Monday, December 1st, 2008
A weekly handful of weird, wonderful and wacky happenings dredged up from the kaleidoscopic depths of San Francisco history. THIS WEEK: In 1856, the birth of a great newspaper; and in 1896, a legendary gunfighter referees a boxing match.
December 1, 1856:
Birthday of the “San Francisco Call”
One of San Francisco’s Gilded Age newspaper giants begins its life today: the San Francisco Call.
San Francisco was lousy with newspapers in the Gold Rush era — by 1858 there were at least a dozen — but the Call, with its conservative Republican leanings and working class base, quickly nosed to the front of the pack to become San Francisco’s number one morning paper. It would stay there for nearly half a century.
By the summer of 1864, the Call already claimed the highest daily circulation in town, and it was this point that the paper famously gave employment to a busted gold miner and trouble-making journalist from Nevada by the name of Samuel Clemens — er, Mark Twain. The Call had published a few of his pieces from Virginia City, but upon Twain’s arrival in the Big City the paper employed him full time as a beat reporter and general purpose man.
I don’t know that Twain was cut out for newspapering. Years later he spoke of those days as
“… fearful, soulless drudgery … (raking) the town from end to end, gathering such material as we might, wherewith to fill our required columns — and if there were no fires to report, we started some.”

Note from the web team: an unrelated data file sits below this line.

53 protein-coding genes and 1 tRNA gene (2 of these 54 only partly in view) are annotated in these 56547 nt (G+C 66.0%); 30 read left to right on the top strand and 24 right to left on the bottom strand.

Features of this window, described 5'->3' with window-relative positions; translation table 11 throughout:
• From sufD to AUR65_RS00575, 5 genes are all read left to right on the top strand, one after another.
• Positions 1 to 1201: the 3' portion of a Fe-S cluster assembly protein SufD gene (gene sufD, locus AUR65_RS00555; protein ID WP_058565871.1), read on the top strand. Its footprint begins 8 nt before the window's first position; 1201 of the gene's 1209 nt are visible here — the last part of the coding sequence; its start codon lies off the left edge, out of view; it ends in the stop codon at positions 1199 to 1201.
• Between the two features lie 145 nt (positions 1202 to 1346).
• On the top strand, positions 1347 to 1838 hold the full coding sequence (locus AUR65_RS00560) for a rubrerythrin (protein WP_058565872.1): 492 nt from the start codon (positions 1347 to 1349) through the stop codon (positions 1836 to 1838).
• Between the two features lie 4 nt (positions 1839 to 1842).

Twain’s attempts to liven up the work with the occasional wildly fictitious embellishment were frowned upon — the conservative Call was apparently interested in just the facts, thank you very much.
Twain also had a few problems with the Call’s editorial policy. In a common sort of incident, notorious only because he’d witnessed it, Twain observed a gang of hoodlums run down and stone a Chinese laundryman — as a San Francisco city cop just stood by and watched.
“I wrote up the incident with considerable warmth and holy indignation. There was fire in it and I believe there was literature.”
Twain was enraged when the article was spiked, but his editor — and this can’t help but remind you that some things never really change — his editor made it clear that “the Call … gathered its livelihood from the poor and must respect their prejudices or perish … the Call could not afford to publish articles criticizing the hoodlums for stoning Chinamen.” A campaign of passive-aggressive resistance to doing any work at all was Twain’s response — perhaps better described as “slacking” — and he was fired shortly thereafter.